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I would be more likable? All I am doing here is asking questions about Europe in advance of our upcoming vacation that I feel will be useful to us. I throught that's what the purpose of this site is? Why should I let people talk down to me or call me names for the things I really what to know? Would that make me a better Fodorite? I do thank the people who give me advice but also correct the others who puts words in my mouth. I guess I need to learn to let them have their opinions too.
 
Dec 19th, 2006, 05:05 AM
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I'm beginning to agree with Dukey on this. He's an excellent troll, isn't he.
Budman is offline  
Dec 19th, 2006, 05:10 AM
  #16  
Mr_Dreamer
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Unbelievable!
 
Dec 19th, 2006, 05:21 AM
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Mr dreamer,

If you can do without specific brands you can easily find ground coffee and tea bags in standard French grocery stores such as Monoprix which are in virtually every neighborhood in Paris.

Hope that helps.

Morgan
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Dec 19th, 2006, 05:36 AM
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Mr Dreamer wrote: "I would be more likable? All I am doing here is asking questions about Europe in advance of our upcoming vacation that I feel will be useful to us. I throught that's what the purpose of this site is? Why should I let people talk down to me or call me names for the things I really what to know? Would that make me a better Fodorite? I do thank the people who give me advice but also correct the others who puts words in my mouth. I guess I need to learn to let them have their opinions too."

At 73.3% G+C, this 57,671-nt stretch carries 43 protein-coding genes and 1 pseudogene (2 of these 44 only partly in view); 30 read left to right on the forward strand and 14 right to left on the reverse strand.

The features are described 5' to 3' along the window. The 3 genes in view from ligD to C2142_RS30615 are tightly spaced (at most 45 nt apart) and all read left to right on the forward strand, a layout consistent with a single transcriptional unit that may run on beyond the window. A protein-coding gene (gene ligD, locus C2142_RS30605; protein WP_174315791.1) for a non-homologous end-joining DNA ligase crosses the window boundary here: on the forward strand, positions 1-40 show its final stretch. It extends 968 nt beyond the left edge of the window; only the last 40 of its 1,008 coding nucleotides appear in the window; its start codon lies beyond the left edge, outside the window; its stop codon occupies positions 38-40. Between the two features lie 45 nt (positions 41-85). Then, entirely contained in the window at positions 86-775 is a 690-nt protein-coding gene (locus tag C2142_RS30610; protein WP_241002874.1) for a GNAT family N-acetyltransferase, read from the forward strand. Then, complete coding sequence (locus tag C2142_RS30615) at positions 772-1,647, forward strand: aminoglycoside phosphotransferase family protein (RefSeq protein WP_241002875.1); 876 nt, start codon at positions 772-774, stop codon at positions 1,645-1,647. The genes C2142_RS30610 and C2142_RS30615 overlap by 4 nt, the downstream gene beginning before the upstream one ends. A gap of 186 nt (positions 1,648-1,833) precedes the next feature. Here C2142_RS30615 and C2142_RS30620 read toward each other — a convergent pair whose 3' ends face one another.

There are aspects to my personality that might not appeal to other participants in this group. I try to repress them rather than flaunt them. I hope that makes me a better Fodorite (even though I hate the term!).

In my opinion, if when you travel you seek to have an experience that is as similar to home as you can make it, then you are missing out on some of the joys of travel. Rather than bristling, perhaps you should consider the views of other travellers.
Padraig is offline  
Dec 19th, 2006, 05:48 AM
  #19  
 
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Lipton, for instance, is a UNILEVER brand. Unilever being Anglo-Dutch, I fail to see how it can be labelled "American" the slightest ?
superheterodyne is offline  
Dec 19th, 2006, 05:57 AM
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Why don't you just take along more tea bags and more coffee if you think you are going to run out? How much space do 100 tea bags take up in your suitcase?
I must be missing something here....

Notice I did not comment on the perception that Elmhurst, Queens is a "bad" area.......
ekscrunchy is offline